Many of us probably have a hobby, something that keeps us motivated and inspired about life. But it’s not often that someone takes a hobby to the next level, by making a living out of it.
Su Zi Sing is a young collector and trader of Chinese antiques. Learning about the history of these antiques has become a way of life for him, and he’s still ever so passionate about it.
His story all started when he was just a 14-year-old boy. His dad was in this trade as well, so he was exposed to the rich antiquity of Chinese art at a young age. Zi Sing managed to sell a thousand dollar bronze Guan Yin sculpture to a foreigner when he was just hanging around his dad’s store.
That must have been a pretty big deal for a 14-year-old, right? I was only selling spinning erasers for 20 cents when I was a kid.
Since then, his interest in this hobby was elevated. He started talking to other people who were more knowledgeable and experienced in this industry; and many of them were a lot older than he was. It’s rare to see someone of his age so passionate about these Chinese antiques.
Zi Sing said that he loves the intricacies and story behind every piece of antique. A figure of a Buddha made in the 50s will have a significant contrast to one crafted in the 70s or 80s; perhaps not to the untrained eye, but to him, it’s a world of difference.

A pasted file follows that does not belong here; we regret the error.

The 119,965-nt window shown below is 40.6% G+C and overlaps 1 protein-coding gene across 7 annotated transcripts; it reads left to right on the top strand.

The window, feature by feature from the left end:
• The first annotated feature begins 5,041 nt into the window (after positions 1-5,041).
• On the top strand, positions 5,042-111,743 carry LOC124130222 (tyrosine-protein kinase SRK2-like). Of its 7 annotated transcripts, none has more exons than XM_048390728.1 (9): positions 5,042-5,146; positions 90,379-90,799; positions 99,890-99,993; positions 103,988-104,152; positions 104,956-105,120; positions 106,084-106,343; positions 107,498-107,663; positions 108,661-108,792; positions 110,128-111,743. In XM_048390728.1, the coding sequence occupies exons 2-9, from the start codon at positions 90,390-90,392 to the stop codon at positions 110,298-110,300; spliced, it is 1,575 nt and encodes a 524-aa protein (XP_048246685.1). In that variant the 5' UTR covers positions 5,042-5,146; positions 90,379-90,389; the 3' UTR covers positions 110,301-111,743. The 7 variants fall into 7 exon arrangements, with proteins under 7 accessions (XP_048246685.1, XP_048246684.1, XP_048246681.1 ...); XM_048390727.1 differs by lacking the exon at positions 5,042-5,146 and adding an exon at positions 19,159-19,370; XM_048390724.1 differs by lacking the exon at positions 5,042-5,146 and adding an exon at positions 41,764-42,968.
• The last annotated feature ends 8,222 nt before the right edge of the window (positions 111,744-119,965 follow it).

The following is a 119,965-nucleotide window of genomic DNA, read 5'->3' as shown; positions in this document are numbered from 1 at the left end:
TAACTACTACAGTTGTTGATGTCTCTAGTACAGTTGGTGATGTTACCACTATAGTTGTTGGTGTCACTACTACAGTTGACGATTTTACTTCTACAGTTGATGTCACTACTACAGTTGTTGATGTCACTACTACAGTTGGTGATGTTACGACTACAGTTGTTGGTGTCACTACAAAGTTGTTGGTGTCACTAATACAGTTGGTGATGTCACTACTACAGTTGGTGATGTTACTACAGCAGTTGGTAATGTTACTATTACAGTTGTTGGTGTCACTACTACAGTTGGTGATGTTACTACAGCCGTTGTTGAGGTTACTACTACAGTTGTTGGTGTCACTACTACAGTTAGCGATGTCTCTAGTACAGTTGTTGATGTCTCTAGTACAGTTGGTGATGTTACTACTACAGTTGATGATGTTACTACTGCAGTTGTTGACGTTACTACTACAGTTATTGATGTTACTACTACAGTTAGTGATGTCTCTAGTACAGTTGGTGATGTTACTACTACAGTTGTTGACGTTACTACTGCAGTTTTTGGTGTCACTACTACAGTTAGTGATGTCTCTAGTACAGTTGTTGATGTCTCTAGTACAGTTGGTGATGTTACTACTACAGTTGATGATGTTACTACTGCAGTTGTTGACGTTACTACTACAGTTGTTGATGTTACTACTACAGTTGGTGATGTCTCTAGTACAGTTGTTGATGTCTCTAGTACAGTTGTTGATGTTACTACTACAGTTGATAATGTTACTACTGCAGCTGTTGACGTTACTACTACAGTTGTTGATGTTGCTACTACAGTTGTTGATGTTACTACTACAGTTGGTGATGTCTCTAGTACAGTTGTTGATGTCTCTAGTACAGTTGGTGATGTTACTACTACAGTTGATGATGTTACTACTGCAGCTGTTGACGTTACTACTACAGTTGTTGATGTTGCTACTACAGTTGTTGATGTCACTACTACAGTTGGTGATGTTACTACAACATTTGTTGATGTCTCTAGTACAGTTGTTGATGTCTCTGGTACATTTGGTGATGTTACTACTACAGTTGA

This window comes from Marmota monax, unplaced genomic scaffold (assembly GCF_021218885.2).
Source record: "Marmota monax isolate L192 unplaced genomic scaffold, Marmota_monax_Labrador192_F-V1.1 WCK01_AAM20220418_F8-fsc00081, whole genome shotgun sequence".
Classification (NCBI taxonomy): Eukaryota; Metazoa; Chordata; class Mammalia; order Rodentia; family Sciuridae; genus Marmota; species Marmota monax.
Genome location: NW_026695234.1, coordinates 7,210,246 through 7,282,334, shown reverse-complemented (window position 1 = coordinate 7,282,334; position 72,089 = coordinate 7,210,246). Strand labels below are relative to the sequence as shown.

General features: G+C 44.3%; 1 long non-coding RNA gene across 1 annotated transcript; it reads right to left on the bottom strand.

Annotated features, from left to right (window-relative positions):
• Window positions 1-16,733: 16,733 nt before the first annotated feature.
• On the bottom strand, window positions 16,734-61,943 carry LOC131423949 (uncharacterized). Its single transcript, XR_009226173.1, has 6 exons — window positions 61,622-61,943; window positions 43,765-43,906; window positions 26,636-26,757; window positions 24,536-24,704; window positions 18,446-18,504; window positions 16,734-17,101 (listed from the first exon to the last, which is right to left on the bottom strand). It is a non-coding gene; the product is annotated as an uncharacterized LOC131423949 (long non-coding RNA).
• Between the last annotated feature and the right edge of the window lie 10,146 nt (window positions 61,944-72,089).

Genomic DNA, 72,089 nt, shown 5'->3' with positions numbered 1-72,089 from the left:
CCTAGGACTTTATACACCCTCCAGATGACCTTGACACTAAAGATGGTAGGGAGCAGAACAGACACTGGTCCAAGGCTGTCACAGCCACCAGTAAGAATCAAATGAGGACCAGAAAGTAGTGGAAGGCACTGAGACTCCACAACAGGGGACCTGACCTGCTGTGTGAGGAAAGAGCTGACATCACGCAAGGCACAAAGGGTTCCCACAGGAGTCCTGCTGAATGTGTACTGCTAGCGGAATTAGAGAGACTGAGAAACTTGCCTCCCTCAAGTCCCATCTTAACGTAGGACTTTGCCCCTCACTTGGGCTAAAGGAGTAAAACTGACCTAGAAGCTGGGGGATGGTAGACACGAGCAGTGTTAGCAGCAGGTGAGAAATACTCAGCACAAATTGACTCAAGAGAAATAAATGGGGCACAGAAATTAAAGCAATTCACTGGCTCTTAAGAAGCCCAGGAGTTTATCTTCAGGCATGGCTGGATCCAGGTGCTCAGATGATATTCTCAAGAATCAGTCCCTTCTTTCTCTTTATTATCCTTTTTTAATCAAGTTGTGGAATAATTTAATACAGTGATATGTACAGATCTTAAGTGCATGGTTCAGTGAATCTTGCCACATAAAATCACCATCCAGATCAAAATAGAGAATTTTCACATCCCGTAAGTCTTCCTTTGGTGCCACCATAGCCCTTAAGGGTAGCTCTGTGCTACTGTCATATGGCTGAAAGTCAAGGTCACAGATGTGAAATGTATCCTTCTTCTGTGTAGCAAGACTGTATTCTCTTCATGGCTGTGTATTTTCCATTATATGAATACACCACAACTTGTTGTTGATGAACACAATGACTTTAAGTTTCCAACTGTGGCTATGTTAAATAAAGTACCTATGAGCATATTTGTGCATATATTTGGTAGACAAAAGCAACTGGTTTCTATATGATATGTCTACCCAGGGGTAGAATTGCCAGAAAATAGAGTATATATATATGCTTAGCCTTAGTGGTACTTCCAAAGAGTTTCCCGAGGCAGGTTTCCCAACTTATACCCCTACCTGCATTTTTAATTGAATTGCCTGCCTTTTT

Examining the antiques is like flipping through a history book for Zi Sing; he learned so much about the history of China and the Cultural Revolution through this hobby, and the local art pieces taught him about Singapore’s past as well.
Not to mention, some of the antiques can fetch quite a hefty price. Although the price depends on a variety of factors, there’s a still a strong monetary value in certain pieces. Some can be sold for upwards of 30 to 40 thousand dollars.
These days though, he’s more into Chinese paintings. He started to collect paintings three years ago, but now he’s trying to take it up a notch by learning how to paint.
He has only been painting for about six months, but he seemed quite educated on the aspects of Chinese painting already. I guess the knowledge just runs in his family.
Out of the vast collection in his house, his favourite is a calligraphy piece by Pan Shou.
Pan Shou was a famed and respected Chinese calligrapher. He moved to Singapore when he was 19 and became a founding member of the old Nanyang University. Zi Sing is a fan of his work, and so the calligraphy was hung high on a wall in the living room.
Seeing as how there aren’t many 20-something-year-olds interested in Chinese antiques, it’s impressive that Zi Sing is so passionate about it. These days, local Chinese students appear to be uninterested in their culture. In fact, some may even detest it and prefer to adopt the Western culture.
He said that he hopes to get more people of his age group to get into the whole Chinese culture, and learn how to appreciate it. That’s a commendable vision, one that stays true to his roots.
It’s nice to see that there’s a millennial out there who embraces the tradition and culture of his lineage, amongst all the noise from the Kardashians and whatnot. But of course, nobody can force a hobby on you.
What I’m saying is, try not to lose touch with your traditions, because it’s hard to gain it back once it’s lost.
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